At a news conference at the Alaska State Capitol on Tuesday, March 8, 2022, Gov. Mike Dunleavy outlined his plan to have the state divest its assets from Russia. The disruption in the global market could be beneficial to Alaska, the governor said, if it is able to develop its resources. (Peter Segall / Juneau Empire)

At a news conference at the Alaska State Capitol on Tuesday, March 8, 2022, Gov. Mike Dunleavy outlined his plan to have the state divest its assets from Russia. The disruption in the global market could be beneficial to Alaska, the governor said, if it is able to develop its resources. (Peter Segall / Juneau Empire)

Alaska pushes ahead with Russian divestment

Gov urges resource production as inflation increases

Alaska’s elected officials — at both the state and federal levels — Tuesday continued efforts to divest the state from Russian assets and to promote the state’s potential for domestic oil and resource production.

In a news conference at the Alaska State Capitol, Gov. Mike Dunleavy repeated his call for the state to divest itself from Russian interests. The governor announced Friday he was directing state agencies to examine contracts and break any relationships with Russia or Russian companies and for a general boycott of Russian goods.

“I call on all Alaskans to think twice before buying Russian products,” Dunleavy said.

He said he had directed the Department of Revenue to divest its assets from Russia, and called on the Alaska Permanent Fund Corp. to do the same. Department of Revenue Commissioner Lucinda Mahoney said at the news conference the state’s Russia investments —which she said constituted a small portion of the state’s investments — were now only worth $10-15 million, down from over $200 million.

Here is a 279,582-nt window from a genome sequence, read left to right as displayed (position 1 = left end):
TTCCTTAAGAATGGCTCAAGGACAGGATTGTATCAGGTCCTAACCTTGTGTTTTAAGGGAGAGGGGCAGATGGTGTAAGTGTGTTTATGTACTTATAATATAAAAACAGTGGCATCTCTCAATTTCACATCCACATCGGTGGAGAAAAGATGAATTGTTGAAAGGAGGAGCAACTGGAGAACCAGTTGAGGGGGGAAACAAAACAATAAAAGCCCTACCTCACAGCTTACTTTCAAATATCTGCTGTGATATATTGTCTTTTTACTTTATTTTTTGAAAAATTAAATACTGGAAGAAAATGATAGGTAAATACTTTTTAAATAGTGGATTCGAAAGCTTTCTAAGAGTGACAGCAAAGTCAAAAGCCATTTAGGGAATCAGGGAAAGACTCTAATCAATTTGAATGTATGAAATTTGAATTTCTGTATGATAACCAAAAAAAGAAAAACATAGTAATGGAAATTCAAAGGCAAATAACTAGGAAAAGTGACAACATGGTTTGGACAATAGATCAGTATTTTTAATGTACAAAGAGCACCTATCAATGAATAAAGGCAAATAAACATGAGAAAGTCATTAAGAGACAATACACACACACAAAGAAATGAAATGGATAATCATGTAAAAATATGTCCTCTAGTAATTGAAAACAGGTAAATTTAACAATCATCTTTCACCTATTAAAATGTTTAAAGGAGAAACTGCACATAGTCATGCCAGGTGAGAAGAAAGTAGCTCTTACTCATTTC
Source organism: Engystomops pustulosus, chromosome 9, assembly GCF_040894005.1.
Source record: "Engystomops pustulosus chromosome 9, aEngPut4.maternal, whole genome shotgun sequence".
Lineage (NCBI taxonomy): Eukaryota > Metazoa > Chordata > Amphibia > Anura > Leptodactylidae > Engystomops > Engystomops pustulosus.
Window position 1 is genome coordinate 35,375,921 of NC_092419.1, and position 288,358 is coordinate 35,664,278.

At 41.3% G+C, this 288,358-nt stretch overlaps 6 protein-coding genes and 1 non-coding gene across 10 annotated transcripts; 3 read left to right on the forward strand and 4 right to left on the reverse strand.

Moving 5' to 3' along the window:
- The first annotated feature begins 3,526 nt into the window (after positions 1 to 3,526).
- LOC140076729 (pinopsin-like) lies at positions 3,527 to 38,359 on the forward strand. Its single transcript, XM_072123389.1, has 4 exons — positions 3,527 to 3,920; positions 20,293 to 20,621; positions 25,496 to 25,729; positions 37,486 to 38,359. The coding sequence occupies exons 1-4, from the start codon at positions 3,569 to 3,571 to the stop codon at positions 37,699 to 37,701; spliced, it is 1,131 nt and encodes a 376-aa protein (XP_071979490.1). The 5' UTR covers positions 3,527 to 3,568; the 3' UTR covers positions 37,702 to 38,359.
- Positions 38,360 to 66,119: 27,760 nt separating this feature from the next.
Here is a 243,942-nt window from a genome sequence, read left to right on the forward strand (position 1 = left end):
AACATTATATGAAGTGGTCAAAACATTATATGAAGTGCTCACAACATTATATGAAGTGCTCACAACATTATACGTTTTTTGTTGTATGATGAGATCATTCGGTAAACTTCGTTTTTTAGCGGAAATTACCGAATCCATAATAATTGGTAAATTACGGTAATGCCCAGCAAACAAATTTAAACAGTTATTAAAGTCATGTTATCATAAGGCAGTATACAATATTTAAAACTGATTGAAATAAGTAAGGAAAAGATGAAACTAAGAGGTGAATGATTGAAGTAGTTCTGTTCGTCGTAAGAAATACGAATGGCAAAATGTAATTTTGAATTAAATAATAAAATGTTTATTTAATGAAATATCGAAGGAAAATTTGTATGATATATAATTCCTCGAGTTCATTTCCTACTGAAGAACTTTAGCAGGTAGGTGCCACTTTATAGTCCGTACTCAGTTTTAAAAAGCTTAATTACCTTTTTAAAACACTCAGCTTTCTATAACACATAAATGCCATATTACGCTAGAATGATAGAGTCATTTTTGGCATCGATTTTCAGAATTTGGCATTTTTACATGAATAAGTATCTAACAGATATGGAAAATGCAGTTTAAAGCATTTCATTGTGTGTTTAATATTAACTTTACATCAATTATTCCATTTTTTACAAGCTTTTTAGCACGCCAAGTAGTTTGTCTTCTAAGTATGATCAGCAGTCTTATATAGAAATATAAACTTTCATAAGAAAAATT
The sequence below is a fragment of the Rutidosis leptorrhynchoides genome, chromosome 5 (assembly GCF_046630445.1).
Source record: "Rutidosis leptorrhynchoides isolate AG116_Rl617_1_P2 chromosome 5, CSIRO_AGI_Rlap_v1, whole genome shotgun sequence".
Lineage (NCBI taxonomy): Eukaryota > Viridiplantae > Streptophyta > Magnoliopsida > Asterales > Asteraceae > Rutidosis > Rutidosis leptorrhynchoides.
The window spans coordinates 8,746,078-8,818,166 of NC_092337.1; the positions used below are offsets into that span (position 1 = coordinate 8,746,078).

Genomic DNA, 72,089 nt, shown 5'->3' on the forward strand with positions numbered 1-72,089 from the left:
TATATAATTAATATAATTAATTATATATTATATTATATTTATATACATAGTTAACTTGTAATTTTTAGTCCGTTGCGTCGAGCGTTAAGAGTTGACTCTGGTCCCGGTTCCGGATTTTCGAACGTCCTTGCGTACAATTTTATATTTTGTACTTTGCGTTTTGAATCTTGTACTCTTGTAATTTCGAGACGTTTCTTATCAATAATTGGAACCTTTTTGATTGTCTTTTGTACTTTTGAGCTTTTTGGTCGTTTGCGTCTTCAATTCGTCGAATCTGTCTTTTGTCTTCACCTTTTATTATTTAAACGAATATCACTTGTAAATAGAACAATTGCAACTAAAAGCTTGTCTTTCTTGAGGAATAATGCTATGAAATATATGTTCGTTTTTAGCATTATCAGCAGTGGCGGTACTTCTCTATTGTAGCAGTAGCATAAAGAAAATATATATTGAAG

Mahoney said at the conference it was no longer prudent to hold those investments but did not say if they had yet been sold.

Dunleavy said many of the state’s actions were largely symbolic, and would likely have minimal impact on the Russian economy, but said it was important for the state to show solidarity with the people of Ukraine.

Oil prices on the rise

During the conference, Dunleavy said the situation in Ukraine — which he at one point called, “for lack of a better expression, a civil war,” — would likely exacerbate inflation and the high costs of oil.

The Associated Press reported Tuesday the ban on Russian oil is likely to increase the already record-high price of oil Americans are currently paying. The price of benchmark U.S. crude jumped 8% Tuesday to more than $129 per barrel, AP reported.

Amid soaring oil prices, oil companies are posting record profits. Reuters reported ExxonMobile recorded its highest profits in seven years, taking in $8.87 billion in the fourth quarter of 2021. Shell reported more than $6 billion in profits during the same period, according to the New York Times and ConocoPhillips announced Feb. 3 it had taken in $8.1 billion in 2021’s last quarter.

Also Tuesday, the Environmental Protection Agency announced it fined oil company Hilcorp Alaska more than $180,000 for Clean Air Act violations at 35 of its Prudhoe Bay, Milne Point, and Kenai Peninsula facilities. HillCorp purchased BP’s assets in Alaska when that company left the state.

The high price of oil will translate to increased revenues for the state, Dunleavy said, likely in the billions of dollars. The governor said he was working with the Legislature to expedite a Permanent Fund Dividend to help Alaskans deal with increased costs. The state’s spring revenue forecast is due next week, the governor said.

Demands for domestic development